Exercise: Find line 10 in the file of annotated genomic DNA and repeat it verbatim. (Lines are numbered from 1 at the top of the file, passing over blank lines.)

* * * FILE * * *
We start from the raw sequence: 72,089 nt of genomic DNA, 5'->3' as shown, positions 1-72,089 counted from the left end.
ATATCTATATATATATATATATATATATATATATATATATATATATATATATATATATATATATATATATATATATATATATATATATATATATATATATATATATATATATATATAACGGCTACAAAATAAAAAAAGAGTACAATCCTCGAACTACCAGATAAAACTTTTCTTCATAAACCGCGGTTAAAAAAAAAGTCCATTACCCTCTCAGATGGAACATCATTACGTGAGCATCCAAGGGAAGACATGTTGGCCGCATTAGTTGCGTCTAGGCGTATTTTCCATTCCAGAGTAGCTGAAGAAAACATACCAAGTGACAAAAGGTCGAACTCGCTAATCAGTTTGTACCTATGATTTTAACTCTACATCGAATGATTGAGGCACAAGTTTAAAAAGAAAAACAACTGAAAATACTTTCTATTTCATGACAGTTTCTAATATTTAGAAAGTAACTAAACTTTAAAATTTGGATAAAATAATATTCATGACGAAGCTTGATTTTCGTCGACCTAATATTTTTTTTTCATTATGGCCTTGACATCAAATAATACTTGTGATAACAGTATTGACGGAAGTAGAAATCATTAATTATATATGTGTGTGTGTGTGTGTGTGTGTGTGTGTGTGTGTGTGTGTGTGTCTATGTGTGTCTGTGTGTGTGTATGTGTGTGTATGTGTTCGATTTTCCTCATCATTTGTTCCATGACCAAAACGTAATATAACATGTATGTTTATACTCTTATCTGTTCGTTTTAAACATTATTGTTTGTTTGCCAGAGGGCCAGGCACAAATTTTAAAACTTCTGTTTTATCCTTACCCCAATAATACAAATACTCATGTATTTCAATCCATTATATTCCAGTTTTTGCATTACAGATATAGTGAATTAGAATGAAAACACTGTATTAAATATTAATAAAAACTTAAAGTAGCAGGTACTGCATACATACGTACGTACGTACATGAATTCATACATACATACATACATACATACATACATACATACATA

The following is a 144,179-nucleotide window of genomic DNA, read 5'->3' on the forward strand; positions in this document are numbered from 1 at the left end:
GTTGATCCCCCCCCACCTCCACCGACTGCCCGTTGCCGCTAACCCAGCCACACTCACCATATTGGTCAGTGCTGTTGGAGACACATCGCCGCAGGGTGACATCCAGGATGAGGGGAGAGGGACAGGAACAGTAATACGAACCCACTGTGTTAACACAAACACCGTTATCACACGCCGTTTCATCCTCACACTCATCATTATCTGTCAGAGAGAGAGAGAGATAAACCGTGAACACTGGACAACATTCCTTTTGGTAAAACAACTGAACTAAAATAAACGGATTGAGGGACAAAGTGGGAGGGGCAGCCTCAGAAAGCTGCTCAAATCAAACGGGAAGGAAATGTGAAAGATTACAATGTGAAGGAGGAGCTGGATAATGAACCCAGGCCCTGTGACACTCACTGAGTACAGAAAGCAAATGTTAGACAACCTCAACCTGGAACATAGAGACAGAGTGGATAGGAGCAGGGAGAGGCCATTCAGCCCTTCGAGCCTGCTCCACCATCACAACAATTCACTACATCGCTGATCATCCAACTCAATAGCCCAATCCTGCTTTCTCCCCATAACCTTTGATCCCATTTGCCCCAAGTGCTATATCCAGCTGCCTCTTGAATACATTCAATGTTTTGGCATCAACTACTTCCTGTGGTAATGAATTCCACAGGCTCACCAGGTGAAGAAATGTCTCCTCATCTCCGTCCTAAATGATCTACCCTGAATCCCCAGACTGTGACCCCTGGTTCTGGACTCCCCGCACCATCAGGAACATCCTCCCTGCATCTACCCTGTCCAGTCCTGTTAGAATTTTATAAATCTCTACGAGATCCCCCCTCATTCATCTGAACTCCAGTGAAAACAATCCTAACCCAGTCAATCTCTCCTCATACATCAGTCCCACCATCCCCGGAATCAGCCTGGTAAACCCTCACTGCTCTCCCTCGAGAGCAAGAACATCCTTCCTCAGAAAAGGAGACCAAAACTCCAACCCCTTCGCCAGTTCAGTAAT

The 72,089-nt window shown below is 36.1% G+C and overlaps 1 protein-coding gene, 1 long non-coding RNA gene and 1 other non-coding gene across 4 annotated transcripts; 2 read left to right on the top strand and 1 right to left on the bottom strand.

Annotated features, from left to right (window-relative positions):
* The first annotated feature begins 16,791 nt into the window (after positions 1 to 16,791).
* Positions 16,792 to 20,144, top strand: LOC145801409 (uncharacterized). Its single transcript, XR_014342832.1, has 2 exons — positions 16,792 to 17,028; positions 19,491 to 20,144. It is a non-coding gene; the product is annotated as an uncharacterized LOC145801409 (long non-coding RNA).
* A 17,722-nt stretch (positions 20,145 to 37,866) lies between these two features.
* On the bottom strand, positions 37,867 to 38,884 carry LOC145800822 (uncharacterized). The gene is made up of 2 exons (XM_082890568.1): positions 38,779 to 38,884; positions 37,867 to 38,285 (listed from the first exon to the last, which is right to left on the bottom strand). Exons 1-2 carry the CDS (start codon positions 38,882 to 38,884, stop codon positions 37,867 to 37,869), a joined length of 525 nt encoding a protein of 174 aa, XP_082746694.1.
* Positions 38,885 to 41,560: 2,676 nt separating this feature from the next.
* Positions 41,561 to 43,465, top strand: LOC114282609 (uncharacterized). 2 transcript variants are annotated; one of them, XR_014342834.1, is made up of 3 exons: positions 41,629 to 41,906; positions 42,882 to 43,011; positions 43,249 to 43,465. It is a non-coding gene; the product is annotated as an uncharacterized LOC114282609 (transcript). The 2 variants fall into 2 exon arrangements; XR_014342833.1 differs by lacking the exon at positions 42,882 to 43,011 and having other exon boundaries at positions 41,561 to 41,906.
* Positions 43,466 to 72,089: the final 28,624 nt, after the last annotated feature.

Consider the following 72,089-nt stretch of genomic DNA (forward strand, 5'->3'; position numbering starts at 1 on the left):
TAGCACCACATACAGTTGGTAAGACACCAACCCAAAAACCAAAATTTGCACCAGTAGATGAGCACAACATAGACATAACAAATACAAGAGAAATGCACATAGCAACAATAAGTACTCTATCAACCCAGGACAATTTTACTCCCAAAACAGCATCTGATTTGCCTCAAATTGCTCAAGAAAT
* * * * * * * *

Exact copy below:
* On the bottom strand, positions 37,867 to 38,884 carry LOC145800822 (uncharacterized). The gene is made up of 2 exons (XM_082890568.1): positions 38,779 to 38,884; positions 37,867 to 38,285 (listed from the first exon to the last, which is right to left on the bottom strand). Exons 1-2 carry the CDS (start codon positions 38,882 to 38,884, stop codon positions 37,867 to 37,869), a joined length of 525 nt encoding a protein of 174 aa, XP_082746694.1.